Monday, April 25, 2011

Fair Representation in A Scarce World

Vince Profeta

Over the past three years I have struggled to separate myself from those who are journalism/ photo journalism majors, as I am studying advertising with a dual in interactive multimedia within the Scripps College of Communication. Every class is the same, it focuses on journalists, and advertising and PR are thrown to the side. A common remark that I hear from every professor is “this applies to you PR and Advertising people as well.”

I wouldn’t say that this statement is wrong, as some things discussed in class could pertain to advertising, however, rarely, if ever, will I hear examples, stories, or personal experiences about advertising.

Oddly enough, these thoughts are ones that played over and over in my head as I read through Making the Business Case for Diversity to Broadcasters.As communities across the United States grow increasingly diverse, many people are concerned they aren’t seeing themselves, their lives, and their cultures represented properly.” This was the “eureka” moment where I saw the correlation between my sentiments and the articles’ content. At my core, I do not believe advertising majors get proper recognition at Ohio University. The articles detail ethnic minorities experiencing similar underrepresentation.

Smith’s article presents a number of ways for newsrooms to properly recognize different ethnic groups in the media. Included is “creating a climate of inclusion” in the workplace and expecting reporters to find diverse stories, but the fact of the matter is that there are a limited number of resources and it is very difficult to please everyone. An increase of coverage in one spot is a decrease in coverage in another.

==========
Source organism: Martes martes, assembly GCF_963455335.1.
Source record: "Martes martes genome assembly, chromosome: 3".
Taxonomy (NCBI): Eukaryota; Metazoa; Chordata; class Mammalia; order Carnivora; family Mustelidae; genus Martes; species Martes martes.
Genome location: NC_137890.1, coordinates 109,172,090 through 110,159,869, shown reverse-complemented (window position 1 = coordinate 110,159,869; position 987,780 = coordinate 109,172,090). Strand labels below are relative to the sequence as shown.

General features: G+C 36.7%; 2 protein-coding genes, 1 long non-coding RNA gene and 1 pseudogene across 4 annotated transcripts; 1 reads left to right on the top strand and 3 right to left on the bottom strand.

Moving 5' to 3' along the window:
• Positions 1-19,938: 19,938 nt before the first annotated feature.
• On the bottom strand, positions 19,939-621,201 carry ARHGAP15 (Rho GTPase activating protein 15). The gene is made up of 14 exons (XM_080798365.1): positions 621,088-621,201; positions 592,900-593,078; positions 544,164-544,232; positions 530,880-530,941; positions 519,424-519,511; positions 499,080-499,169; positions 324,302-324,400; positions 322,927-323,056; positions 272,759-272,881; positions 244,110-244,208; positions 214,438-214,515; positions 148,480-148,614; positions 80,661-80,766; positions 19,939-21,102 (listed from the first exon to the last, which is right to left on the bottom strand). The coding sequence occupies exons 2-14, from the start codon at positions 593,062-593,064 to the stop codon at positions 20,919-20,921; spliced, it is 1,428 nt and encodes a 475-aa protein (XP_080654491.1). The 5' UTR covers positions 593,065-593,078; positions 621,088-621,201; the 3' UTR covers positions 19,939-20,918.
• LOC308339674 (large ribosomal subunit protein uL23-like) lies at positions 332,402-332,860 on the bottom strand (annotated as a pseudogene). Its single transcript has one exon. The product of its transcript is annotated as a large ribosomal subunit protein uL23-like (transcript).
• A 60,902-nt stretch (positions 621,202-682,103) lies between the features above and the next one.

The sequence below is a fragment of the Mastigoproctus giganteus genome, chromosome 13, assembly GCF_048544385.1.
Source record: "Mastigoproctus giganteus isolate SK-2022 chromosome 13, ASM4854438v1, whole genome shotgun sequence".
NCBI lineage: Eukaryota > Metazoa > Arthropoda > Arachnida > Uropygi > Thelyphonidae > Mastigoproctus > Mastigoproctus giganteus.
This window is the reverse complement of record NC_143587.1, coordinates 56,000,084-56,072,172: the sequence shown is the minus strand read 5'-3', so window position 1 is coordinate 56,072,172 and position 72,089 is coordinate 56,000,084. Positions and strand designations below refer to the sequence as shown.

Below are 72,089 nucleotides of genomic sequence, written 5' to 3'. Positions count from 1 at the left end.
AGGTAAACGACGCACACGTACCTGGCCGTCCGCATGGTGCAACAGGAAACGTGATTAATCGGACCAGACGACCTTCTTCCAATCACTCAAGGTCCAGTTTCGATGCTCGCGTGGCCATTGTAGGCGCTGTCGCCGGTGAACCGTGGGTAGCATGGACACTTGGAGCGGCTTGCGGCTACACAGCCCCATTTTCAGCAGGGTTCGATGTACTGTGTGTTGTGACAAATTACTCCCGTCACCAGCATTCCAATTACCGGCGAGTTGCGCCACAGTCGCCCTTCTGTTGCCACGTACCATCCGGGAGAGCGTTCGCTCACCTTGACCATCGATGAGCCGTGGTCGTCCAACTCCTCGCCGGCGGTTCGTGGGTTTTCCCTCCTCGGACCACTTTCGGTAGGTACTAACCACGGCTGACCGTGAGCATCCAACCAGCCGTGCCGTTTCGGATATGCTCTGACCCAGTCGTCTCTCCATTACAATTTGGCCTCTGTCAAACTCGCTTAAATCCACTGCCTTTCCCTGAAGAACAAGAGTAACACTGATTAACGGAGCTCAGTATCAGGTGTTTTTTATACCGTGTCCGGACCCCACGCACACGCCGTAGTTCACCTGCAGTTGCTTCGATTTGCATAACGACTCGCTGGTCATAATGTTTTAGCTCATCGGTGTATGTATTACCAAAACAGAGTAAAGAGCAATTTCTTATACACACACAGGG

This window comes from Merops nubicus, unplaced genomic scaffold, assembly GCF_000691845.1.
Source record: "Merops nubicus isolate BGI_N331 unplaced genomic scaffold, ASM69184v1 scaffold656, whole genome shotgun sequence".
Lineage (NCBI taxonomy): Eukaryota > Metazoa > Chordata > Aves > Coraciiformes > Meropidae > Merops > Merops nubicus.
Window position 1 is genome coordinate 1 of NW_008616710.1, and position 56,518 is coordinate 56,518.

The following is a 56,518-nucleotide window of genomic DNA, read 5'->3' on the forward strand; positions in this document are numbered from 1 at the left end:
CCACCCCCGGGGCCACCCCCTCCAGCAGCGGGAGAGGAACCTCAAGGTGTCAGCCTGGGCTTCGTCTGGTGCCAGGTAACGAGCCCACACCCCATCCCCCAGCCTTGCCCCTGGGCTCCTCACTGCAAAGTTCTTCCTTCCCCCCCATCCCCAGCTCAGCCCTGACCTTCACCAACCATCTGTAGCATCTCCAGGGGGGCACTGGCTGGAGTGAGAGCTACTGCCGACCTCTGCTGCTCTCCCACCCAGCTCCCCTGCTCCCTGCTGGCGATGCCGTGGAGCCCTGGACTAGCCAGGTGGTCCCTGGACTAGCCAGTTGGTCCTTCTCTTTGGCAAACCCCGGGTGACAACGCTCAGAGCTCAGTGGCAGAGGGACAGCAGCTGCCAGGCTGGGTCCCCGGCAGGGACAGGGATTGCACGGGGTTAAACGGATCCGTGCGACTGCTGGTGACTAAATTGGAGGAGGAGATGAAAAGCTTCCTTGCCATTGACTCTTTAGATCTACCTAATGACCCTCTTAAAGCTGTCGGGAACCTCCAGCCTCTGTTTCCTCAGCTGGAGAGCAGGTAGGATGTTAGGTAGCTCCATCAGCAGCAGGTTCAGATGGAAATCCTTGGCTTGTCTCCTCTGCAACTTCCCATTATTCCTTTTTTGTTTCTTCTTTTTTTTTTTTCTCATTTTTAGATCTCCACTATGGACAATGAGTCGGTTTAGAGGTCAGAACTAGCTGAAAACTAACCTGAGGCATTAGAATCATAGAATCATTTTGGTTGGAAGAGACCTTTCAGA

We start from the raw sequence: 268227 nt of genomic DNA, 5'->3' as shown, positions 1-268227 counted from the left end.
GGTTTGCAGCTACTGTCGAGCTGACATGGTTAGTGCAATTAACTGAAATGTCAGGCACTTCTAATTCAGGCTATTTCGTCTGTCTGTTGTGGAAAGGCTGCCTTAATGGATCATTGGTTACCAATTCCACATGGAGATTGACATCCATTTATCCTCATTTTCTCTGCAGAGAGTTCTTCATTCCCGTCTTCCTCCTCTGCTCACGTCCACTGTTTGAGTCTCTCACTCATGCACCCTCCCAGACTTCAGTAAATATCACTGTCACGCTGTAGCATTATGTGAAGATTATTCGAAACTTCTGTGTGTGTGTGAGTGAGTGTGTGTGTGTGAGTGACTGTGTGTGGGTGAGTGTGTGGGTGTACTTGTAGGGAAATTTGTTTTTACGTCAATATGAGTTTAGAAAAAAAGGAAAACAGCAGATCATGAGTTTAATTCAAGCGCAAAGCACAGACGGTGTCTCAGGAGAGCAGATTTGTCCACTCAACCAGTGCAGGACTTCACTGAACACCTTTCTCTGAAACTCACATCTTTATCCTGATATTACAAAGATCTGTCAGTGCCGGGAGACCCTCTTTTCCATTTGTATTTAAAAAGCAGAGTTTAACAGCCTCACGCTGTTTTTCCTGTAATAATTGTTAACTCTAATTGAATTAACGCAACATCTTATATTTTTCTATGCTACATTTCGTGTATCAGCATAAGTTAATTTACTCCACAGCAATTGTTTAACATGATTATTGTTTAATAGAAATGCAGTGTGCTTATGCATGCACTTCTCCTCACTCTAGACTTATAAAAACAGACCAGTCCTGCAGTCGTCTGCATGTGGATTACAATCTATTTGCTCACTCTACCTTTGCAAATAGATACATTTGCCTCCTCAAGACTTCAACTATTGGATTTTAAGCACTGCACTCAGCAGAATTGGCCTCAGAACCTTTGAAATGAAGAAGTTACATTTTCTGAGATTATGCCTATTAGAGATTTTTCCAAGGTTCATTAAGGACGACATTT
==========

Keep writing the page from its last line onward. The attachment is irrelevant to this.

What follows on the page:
To make things a bit more relevant to the big picture…Making the Business Case for Diversity to Broadcasters references Brandweek (2005) who reported “that while ethnic groups are just under a fourth of the population, they represent 30-40% of the buying power, making advertising and media geared toward them a necessity.”

The insight provided by Brandweek proves the importance of cross-cultural studies. You have to understand your market in order for you to change people’s perception of a brand or product. College students entering any field of communication should stress the importance of understanding different ethnic groups and if not they will be sure to fail.

According to Making the Business Case for Diversity to Broadcasters, by “By 2050 the African-American population will nearly double, Asian-American and Hispanic populations will more than triple, and barely half (50.1%) of Americans will be non-Hispanic white (Winslow, 2005).

The fact that there is a limited amount of resources and an increasingly diverse society makes the future of advertising extremely interesting. The variables determining the content of what will be in advertising are endless. As an advertiser it is imperative to understand your target market. It is no longer going to be as simple as “white women with children under the age of 5” as a way to define your market. The rise in minority populations will make it very difficult to not only reach your market but to reach your market cheaply.

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